Henri Matisse is widely thought of as one of the great artists of the 20th century. His mastery of colour as expression, displayed through a body of work spanning half a century, has won him extensive recognition and respect among art critics and more casual art enthusiasts alike. He is regarded, along with his contemporary and friend Pablo Picasso, as responsible for revolutionary developments in both visual art and sculpture in modern art. This year, marking the sesquicentennial of Matisse’s birth, provides an opportunity to reflect on his significant contributions.
Henri Matisse as a Young Man
Born in northern France in December 1869, as the son of a prosperous grain merchant, young Henri Matisse was initially set on a path to become a lawyer, studying law in Paris and working for a brief time as a court administrator. It wasn’t until after an attack of appendicitis at age 20 that Henri began to paint. While he was recovering from his illness, his mother brought him some art supplies to keep him busy as he regained his health. These early ventures into painting were “a kind of paradise”, Henri Matisse remarked later in life. Indeed, following this period, he decided to give up law and pursue art, a choice that disappointed his father. His early paintings were still lifes and landscapes in the traditional style, something at which he quickly became proficient.
However, everything changed in 1896 when Henri Matisse was introduced to impressionism through the work of Vincent Van Gogh. His style transformed completely, and he left behind his earth-toned palette in favour of bright colour.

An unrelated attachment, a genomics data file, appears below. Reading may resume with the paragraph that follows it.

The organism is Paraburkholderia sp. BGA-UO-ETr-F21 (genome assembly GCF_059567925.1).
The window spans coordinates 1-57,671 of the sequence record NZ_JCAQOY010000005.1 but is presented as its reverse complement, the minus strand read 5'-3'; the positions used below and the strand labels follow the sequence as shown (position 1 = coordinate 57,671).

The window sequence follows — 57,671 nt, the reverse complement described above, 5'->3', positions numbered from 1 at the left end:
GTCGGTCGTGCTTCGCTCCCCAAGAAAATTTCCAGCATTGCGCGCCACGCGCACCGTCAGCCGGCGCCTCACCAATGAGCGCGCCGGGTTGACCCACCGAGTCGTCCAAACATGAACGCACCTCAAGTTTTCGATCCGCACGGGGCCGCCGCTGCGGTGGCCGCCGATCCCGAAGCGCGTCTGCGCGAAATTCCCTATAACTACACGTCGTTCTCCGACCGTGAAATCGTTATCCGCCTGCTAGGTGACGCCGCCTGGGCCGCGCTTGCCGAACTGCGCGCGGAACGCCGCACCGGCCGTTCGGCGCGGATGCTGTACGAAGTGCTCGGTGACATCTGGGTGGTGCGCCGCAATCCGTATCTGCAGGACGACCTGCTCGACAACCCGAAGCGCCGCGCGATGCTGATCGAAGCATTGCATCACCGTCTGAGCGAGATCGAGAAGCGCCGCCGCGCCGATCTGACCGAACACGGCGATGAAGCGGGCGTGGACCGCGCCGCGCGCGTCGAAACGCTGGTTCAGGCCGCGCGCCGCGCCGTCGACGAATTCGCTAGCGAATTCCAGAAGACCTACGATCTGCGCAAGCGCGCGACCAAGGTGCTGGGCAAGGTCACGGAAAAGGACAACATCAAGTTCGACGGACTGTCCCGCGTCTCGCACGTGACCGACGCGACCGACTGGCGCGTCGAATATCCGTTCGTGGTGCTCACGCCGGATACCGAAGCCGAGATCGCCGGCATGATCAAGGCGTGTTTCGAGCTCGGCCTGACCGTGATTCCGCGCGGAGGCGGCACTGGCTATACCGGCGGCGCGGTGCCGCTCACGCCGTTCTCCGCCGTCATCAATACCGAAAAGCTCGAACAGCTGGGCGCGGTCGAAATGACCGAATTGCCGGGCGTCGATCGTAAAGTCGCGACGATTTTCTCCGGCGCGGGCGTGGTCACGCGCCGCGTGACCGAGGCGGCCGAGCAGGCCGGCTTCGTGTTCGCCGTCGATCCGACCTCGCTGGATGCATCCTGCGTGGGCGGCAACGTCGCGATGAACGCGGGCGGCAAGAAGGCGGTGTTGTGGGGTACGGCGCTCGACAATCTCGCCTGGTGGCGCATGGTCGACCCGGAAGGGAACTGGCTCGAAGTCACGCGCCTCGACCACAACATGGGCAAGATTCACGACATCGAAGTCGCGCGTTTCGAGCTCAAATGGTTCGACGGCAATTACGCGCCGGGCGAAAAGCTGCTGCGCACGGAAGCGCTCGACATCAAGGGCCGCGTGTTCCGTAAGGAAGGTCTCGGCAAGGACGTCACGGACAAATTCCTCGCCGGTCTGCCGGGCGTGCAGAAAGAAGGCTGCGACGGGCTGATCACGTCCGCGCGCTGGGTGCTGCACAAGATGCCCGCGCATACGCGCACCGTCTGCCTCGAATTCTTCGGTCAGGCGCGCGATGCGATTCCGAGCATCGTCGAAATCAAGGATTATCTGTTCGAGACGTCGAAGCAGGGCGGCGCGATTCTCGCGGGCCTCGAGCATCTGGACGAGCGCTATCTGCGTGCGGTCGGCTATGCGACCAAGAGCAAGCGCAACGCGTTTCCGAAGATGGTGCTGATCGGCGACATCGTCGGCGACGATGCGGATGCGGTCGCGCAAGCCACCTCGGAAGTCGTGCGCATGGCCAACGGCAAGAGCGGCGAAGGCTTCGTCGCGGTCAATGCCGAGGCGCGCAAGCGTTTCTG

Henri Matisse’s bright and explosive use of colour brought him into Fauvism (French for “wild beasts”), a movement of which he is recognised as one of the leaders. Fauvism only lasted for a brief period at the start of the 1900s, yet it became one of the defining elements of Matisse’s career. While Fauvist painters thought of themselves as pioneers of colour—using them in a wild and dissonant way to express emotion, rather than reality—the reception of their new style was varied. One critic commented about an exhibition of Fauvist paintings in 1905, “A pot of paint has been the face of the public.”
Although he turned away from the style in later years, the influence of Fauvist colour theory is seen through his distinctive use of emotive colours and brushstrokes throughout the rest of his career.
A Famous Friendship
Henri Matisse is often compared to Pablo Picasso, his friend and rival. The two met in 1906, a meeting arranged by American writer and art collector Gertrude Stein. Initially Matisse and Picasso disliked the other’s paintings; however, they sensed in each other’s work something that could not be disregarded.
From that point on, Henri Matisse and Picasso kept close tabs on each other. “No one has ever looked at Matisse’s painting more carefully than I, and no one has looked at mine more carefully that he,” Picasso once remarked. An artist with a fairly healthy ego, Picasso considered his own artistic brilliance to have few equals, yet he made an exception for Matisse, from whom he drew much inspiration throughout his career. Matisse’s painting Le Bonheur de Vivre (c. 1906) directly led to Picasso’s Les Demoiselles d’Avignon (c. 1907).
This back-and-forth happened on more than one occasion during their illustrious careers. Following Picasso’s foray into cubism, Matisse responded by painting the abstract portrait Madame Matisse (c. 1913), which was countered by Picasso’s Portrait of a Young Girl (c. 1914).
This feature was originally published in the spring edition of Arts and Collections, which you can also read here.
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